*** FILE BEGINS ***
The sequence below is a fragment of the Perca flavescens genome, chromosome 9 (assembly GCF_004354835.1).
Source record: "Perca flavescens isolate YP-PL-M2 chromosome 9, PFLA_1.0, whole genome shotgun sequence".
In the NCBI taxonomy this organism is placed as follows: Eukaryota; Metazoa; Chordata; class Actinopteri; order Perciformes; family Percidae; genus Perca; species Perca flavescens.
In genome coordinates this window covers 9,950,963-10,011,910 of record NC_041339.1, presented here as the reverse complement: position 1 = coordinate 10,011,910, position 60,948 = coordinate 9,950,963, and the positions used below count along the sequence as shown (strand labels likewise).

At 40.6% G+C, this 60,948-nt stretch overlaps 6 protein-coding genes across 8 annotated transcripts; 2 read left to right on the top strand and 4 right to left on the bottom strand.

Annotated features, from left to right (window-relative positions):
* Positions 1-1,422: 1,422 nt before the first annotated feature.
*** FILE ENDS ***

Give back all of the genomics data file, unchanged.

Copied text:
The sequence below is a fragment of the Perca flavescens genome, chromosome 9 (assembly GCF_004354835.1).
Source record: "Perca flavescens isolate YP-PL-M2 chromosome 9, PFLA_1.0, whole genome shotgun sequence".
In the NCBI taxonomy this organism is placed as follows: Eukaryota; Metazoa; Chordata; class Actinopteri; order Perciformes; family Percidae; genus Perca; species Perca flavescens.
In genome coordinates this window covers 9,950,963-10,011,910 of record NC_041339.1, presented here as the reverse complement: position 1 = coordinate 10,011,910, position 60,948 = coordinate 9,950,963, and the positions used below count along the sequence as shown (strand labels likewise).

At 40.6% G+C, this 60,948-nt stretch overlaps 6 protein-coding genes across 8 annotated transcripts; 2 read left to right on the top strand and 4 right to left on the bottom strand.

Annotated features, from left to right (window-relative positions):
* Positions 1-1,422: 1,422 nt before the first annotated feature.